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J Control Release. 2019 Jun 27;307:282-291. doi: 10.1016/j.jconrel.2019.06.035. [Epub ahead of print]

Visualizing treatment delivery and deposition in mouse lungs using in vivo x-ray imaging.

Author information

1
Chair of Biomedical Physics, Department of Physics, Technical University of Munich, James-Franck-Str. 1, 85748 Garching, Germany; Munich School of BioEngineering, Technical University of Munich, Boltzmannstr. 11, 85748 Garching, Germany; Institute for Advanced Study, Technical University of Munich, Lichtenbergstr. 2 a, 85748, Garching, Germany. Electronic address: regine.gradl@tum.de.
2
Chair of Biomedical Physics, Department of Physics, Technical University of Munich, James-Franck-Str. 1, 85748 Garching, Germany; Munich School of BioEngineering, Technical University of Munich, Boltzmannstr. 11, 85748 Garching, Germany.
3
Comprehensive Pneumology Center (CPC-M), Member of the German Center for Lung Research (DZL), Max-Lebsche-Platz 31, 81377 München, Germany; Institute of Lung Biology and Disease, Helmholtz Zentrum München, German Research Center for Environmental Health, Ingolstädter Landstr. 1, 85764 Neuherberg, Germany.
4
Chair of Biomedical Physics, Department of Physics, Technical University of Munich, James-Franck-Str. 1, 85748 Garching, Germany; Department of Diagnostic and Interventional Radiology, Klinikum rechts der Isar, Technical University of Munich, Ismaninger Str. 22, 81675 München, Germany.
5
Munich School of BioEngineering, Technical University of Munich, Boltzmannstr. 11, 85748 Garching, Germany.
6
Robinson Research Institute, Adelaide Medical School, University of Adelaide, Adelaide, Australia; Respiratory and Sleep Medicine, Women's and Children's Hospital, 72 King William Road, SA 5006, North Adelaide, Australia.
7
Chair of Biomedical Physics, Department of Physics, Technical University of Munich, James-Franck-Str. 1, 85748 Garching, Germany; Munich School of BioEngineering, Technical University of Munich, Boltzmannstr. 11, 85748 Garching, Germany; Institute for Advanced Study, Technical University of Munich, Lichtenbergstr. 2 a, 85748, Garching, Germany; Department of Diagnostic and Interventional Radiology, Klinikum rechts der Isar, Technical University of Munich, Ismaninger Str. 22, 81675 München, Germany.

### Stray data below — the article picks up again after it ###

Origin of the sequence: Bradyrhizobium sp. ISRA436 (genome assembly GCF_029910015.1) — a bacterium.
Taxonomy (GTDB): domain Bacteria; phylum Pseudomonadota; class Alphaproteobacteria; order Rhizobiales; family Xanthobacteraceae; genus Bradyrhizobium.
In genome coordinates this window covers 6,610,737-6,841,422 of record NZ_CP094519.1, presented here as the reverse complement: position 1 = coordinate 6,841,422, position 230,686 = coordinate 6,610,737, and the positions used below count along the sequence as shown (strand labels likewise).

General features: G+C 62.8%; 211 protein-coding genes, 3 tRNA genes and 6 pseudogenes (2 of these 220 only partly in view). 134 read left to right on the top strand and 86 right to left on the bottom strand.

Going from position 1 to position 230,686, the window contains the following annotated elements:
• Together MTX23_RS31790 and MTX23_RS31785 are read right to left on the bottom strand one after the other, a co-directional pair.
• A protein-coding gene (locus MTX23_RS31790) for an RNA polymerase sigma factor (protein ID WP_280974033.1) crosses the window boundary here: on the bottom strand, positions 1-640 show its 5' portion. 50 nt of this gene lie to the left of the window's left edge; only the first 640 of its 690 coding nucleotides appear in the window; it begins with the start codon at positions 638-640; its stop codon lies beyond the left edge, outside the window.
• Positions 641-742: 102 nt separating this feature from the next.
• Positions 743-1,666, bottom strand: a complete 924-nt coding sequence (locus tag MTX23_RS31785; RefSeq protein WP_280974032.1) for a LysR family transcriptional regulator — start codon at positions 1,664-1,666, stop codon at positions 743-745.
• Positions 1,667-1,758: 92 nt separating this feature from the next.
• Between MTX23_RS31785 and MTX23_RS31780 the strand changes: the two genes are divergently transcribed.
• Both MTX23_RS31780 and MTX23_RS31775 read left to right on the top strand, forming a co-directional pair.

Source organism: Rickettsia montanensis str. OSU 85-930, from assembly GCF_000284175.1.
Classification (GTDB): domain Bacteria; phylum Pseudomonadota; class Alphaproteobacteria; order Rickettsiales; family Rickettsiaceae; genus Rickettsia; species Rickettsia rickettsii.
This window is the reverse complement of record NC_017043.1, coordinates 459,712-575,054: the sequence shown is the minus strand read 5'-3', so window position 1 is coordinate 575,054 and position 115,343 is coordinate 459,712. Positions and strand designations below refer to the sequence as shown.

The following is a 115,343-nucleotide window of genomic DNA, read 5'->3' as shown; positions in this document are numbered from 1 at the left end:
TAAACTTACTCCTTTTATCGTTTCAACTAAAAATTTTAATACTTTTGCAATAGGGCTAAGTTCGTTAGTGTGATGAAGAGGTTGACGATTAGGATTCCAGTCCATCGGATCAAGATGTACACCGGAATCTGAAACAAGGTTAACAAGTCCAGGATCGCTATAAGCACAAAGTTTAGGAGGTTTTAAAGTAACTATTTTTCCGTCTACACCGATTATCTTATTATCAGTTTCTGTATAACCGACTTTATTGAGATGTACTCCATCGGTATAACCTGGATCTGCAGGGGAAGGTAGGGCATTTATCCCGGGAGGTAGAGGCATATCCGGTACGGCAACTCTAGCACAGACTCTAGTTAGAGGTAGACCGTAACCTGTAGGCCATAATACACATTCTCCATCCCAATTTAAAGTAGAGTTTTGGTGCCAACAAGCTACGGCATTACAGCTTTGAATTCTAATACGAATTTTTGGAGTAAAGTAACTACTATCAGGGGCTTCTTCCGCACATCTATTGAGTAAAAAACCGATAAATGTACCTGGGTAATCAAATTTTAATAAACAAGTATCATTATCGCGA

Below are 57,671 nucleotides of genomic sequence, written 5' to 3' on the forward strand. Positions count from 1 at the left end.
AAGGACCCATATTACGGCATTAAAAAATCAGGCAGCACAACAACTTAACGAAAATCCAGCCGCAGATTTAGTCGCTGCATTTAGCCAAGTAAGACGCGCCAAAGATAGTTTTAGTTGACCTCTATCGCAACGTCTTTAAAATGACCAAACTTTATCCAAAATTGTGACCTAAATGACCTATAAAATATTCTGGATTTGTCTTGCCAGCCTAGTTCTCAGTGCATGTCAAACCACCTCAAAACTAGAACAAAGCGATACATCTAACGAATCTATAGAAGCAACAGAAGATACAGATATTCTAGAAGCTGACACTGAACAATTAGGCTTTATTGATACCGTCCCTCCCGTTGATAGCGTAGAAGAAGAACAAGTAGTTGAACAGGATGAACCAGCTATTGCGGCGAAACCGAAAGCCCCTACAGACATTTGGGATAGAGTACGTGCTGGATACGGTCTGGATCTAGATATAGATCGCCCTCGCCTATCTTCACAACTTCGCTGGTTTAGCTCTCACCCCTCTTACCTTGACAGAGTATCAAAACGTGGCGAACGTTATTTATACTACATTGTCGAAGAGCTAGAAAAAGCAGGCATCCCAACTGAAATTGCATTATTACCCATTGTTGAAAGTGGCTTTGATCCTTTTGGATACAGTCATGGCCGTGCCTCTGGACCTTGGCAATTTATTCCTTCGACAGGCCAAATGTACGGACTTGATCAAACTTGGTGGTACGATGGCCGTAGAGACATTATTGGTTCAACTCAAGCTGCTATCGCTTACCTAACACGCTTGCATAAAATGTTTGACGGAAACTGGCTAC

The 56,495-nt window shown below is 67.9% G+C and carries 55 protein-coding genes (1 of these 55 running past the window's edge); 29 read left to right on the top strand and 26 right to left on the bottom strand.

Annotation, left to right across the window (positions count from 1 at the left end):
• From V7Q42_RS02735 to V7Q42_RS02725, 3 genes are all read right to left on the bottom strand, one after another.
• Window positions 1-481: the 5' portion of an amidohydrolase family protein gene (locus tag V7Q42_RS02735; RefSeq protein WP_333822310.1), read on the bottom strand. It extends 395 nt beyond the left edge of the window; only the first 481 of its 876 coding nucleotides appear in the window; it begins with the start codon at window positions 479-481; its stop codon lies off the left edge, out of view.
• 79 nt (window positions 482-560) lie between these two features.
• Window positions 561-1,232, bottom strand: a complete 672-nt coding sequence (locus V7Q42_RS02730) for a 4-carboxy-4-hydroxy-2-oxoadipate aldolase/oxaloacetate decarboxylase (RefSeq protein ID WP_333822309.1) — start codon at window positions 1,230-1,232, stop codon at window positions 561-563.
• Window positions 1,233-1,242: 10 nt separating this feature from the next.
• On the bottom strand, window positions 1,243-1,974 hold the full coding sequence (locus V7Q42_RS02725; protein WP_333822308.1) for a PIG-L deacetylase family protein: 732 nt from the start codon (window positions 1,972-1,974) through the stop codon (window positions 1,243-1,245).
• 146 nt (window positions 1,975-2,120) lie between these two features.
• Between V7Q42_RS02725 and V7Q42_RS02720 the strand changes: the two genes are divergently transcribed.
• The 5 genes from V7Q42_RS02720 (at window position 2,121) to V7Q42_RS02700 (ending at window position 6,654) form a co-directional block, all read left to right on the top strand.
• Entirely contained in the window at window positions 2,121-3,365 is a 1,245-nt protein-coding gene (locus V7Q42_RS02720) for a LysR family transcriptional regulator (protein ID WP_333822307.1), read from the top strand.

8
Chair of Biomedical Physics, Department of Physics, Technical University of Munich, James-Franck-Str. 1, 85748 Garching, Germany; Institute for Advanced Study, Technical University of Munich, Lichtenbergstr. 2 a, 85748, Garching, Germany; School of Physics and Astronomy, Monash University, Clayton, Victoria 3800, Australia.

Abstract

The complexity of lung diseases makes pre-clinical in vivo respiratory research in mouse lungs of great importance for a better understanding of physiology and therapeutic effects. Synchrotron-based imaging has been successfully applied to lung research studies, however longitudinal studies can be difficult to perform due to limited facility access. Laboratory-based x-ray sources, such as inverse Compton x-ray sources, remove this access limitation and opens up new possibilities for pre-clinical small-animal lung research at high spatial and temporal resolution. The in vivo visualization of drug deposition in mouse lungs is of interest, particularly in longitudinal research, because the therapeutic outcome is not only dependent on the delivered dose of the drug, but also on the spatial distribution of the drug. An additional advantage of this approach, when compared to other imaging techniques, is that anatomic and dynamic information is collected simultaneously. Here we report the use of dynamic x-ray phase-contrast imaging to observe pulmonary drug delivery via liquid instillation, and by inhalation of micro-droplets. Different liquid volumes (4 μl, 20 μl, 50 μl) were tested and a range of localized and global distributions were observed with a temporal resolution of up to 1.5 fps. The in vivo imaging results were confirmed by ex vivo x-ray and fluorescence imaging. This ability to visualize pulmonary substance deposition in live small animals has provided a better understanding of the two key methods of delivery; instillation and nebulization.

KEYWORDS:

Fluorescence imaging; Lung imaging; Treatment delivery; X-ray imaging; in vivo small animal imaging

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